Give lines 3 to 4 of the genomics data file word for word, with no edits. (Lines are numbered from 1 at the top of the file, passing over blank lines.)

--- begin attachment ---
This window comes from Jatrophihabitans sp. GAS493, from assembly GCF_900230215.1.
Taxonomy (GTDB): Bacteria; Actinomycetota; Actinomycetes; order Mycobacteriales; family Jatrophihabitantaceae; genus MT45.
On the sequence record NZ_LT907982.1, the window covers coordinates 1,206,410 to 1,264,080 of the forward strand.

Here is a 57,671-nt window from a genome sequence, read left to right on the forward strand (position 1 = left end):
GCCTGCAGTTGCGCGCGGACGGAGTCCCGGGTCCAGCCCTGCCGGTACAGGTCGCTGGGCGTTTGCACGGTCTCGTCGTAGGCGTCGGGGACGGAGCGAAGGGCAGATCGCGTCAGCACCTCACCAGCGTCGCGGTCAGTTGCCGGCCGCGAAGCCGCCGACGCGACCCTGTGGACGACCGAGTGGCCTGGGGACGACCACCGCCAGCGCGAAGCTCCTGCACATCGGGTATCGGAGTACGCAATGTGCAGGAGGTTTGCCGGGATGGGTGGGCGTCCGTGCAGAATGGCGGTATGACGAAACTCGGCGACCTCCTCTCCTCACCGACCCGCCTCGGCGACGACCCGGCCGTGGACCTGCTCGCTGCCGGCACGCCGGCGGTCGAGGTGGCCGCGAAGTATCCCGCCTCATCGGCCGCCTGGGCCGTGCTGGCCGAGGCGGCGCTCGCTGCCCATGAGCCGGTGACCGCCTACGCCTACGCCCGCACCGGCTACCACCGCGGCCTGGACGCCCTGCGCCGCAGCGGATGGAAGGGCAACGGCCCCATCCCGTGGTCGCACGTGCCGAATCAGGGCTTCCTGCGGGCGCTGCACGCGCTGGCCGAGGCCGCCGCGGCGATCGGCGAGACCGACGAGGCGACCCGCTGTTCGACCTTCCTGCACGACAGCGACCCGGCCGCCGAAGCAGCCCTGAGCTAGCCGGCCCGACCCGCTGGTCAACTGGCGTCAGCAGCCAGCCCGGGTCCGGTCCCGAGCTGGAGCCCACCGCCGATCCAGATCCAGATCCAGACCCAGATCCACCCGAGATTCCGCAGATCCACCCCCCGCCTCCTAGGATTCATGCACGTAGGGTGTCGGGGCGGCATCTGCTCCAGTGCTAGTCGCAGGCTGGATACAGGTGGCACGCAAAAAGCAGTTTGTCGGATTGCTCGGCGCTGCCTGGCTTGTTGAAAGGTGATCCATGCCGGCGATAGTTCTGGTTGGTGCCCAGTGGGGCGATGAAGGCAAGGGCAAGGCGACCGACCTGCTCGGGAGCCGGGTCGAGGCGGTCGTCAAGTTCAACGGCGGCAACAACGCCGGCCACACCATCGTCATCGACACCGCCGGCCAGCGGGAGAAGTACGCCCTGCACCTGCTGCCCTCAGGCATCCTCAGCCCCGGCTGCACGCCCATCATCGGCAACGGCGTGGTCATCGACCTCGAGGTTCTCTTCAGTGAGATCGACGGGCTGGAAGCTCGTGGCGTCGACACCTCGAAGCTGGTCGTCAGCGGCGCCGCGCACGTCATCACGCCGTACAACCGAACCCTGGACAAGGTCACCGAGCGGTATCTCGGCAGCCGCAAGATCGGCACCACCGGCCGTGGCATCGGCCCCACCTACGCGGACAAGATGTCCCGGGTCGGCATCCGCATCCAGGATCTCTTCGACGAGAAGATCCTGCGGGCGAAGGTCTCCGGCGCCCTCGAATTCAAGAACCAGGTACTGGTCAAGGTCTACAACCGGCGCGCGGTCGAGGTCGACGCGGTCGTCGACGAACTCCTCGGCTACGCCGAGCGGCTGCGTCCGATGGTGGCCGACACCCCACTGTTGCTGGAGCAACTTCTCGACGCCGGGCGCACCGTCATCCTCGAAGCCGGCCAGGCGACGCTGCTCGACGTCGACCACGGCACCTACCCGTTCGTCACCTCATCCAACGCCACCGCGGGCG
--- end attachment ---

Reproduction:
On the sequence record NZ_LT907982.1, the window covers coordinates 1,206,410 to 1,264,080 of the forward strand.

Here is a 57,671-nt window from a genome sequence, read left to right on the forward strand (position 1 = left end):